Why Caterpillar's Future Is Looking Bright
Maxwell is a member of The Motley Fool Blog Network -- entries represent the personal opinion of the blogger and are not formally edited.
Like John Deere (NYSE: DE), the color green, and a leaping stag, Caterpillar (NYSE: CAT) equipment is known at a glance for its bright yellow and its iconic logo of bold letters spelling CAT and a golden pyramid.
Other companies may make yellow construction equipment but it isn’t unusual for the guys on site to still call it a CAT. They are partially right – for many years early on, CAT was synonymous with Caterpillar. They were names that described machines as dependable as the company that made them. Then, in the 1950s, Caterpillar decided to expand its brand offering and CAT began to emerge as a brand in its own right. It has been more than 60 years since then. Today, Caterpillar is home to roughly two dozen brands, including Anchor Coupling, Olympian and its own financing company, while the CAT brand has expanded to offer everything from harvesters and forest machines to backhoes and asphalt pavers.
Caterpillar has been exploding since last fall. Right now, it is up over 21% year-to-date and is one of the best performing stocks in the Dow, but I still think there is room for this “CAT” to run. It has tremendous exposure to emerging markets, especially with regard to mining. Think China, India. These are places that Caterpillar is really going to excel in because it positioned itself to be there at the right time. Add to that its 2011 $8.8 billion cash acquisition of ming equipment company Bucyrus and Caterpillar is going to be the company to beat in these markets – and those advantages probably haven’t even been priced into the stock yet.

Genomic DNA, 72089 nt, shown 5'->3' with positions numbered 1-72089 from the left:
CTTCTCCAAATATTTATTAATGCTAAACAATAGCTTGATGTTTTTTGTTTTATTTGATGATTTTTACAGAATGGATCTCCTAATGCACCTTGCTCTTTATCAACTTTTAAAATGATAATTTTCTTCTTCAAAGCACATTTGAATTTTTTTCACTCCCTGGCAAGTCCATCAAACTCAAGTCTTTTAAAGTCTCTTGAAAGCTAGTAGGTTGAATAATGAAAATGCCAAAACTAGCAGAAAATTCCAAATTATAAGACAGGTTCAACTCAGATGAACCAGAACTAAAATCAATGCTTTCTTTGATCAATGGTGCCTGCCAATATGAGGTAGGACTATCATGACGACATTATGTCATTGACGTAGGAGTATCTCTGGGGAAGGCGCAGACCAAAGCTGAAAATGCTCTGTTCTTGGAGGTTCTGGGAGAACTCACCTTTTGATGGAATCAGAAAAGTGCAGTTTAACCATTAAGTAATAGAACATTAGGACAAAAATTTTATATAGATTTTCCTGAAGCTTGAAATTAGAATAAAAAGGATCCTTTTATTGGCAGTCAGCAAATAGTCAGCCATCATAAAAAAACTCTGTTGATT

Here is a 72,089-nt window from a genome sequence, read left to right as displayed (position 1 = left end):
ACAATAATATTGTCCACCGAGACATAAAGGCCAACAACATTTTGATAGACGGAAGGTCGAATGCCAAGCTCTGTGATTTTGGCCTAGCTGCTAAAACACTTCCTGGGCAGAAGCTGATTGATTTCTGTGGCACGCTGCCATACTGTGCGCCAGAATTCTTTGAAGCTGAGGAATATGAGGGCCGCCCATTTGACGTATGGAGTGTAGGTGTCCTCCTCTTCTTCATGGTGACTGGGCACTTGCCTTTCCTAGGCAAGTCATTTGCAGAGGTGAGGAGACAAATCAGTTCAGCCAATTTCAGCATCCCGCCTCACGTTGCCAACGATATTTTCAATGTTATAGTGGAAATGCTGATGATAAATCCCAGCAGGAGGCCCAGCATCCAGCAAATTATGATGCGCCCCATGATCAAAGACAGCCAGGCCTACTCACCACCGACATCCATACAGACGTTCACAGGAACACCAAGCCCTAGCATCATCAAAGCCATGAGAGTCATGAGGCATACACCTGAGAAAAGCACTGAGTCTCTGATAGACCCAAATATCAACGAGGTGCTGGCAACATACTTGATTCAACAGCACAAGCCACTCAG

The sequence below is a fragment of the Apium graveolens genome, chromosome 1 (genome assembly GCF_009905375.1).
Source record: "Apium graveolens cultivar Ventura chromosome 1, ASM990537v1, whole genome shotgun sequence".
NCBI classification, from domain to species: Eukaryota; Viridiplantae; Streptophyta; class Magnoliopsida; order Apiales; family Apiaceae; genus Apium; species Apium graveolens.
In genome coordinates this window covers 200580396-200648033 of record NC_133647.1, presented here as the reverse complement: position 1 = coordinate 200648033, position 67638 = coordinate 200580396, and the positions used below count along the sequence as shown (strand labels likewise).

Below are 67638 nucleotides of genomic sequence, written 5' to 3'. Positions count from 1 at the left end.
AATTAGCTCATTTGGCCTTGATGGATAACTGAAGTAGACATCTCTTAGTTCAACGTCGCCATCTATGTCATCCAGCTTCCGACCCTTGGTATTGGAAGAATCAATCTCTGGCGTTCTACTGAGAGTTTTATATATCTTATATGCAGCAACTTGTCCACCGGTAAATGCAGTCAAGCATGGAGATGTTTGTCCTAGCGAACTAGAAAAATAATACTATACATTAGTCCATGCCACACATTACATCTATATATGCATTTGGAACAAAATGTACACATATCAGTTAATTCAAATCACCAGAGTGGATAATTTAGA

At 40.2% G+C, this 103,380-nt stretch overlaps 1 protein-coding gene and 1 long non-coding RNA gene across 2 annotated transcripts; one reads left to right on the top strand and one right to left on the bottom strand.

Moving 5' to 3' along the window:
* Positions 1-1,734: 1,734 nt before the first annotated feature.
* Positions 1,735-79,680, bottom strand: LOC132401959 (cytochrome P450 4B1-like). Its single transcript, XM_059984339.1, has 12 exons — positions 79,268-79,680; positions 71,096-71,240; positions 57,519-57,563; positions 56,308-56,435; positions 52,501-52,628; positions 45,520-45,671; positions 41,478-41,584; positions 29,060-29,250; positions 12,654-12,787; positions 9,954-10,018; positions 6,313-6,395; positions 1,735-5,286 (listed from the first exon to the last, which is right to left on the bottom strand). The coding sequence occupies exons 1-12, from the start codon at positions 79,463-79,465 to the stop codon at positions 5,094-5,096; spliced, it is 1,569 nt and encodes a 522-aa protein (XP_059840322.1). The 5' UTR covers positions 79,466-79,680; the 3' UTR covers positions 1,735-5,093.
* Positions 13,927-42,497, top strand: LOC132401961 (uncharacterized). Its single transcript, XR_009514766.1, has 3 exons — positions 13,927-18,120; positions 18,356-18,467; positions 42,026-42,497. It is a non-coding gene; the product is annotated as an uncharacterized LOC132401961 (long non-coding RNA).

Plus, keep in mind that Caterpillar is an extremely strategic company. For instance, within a couple months after it bought Bucyrus, the company announced that the Industrial Division of Sime Darby Berhad (SIME) would acquire a portion of Bucyrus’ distribution business, which had been included in the acquisition. The transaction was valued at $360 million. Then, a month later, Caterpillar announced that it was selling the rest of the Bucyrus’ distribution business to Finning for $465 million. All in all, this means that Caterpillar was able to acquire Bucyrus’ mining equipment, patents and factories for less than $8 billion and it was able to divest the distribution business, which really would not have meshed with Caterpillar’s strategic plan anyway – so it saved itself the costs of having a business that didn’t match with its core competencies, which I think is just further proof of how good Caterpillar’s management really is. For more proof, just look to its recent performance.
Caterpillar grew its revenue 41% last year, 36% past two years. I don’t see it slowing down. In addition to the growth coming from emerging markets, there is also the growing need for Caterpillar’s product as the US economy rebounds – this is going to drive Caterpillar’s growth even further.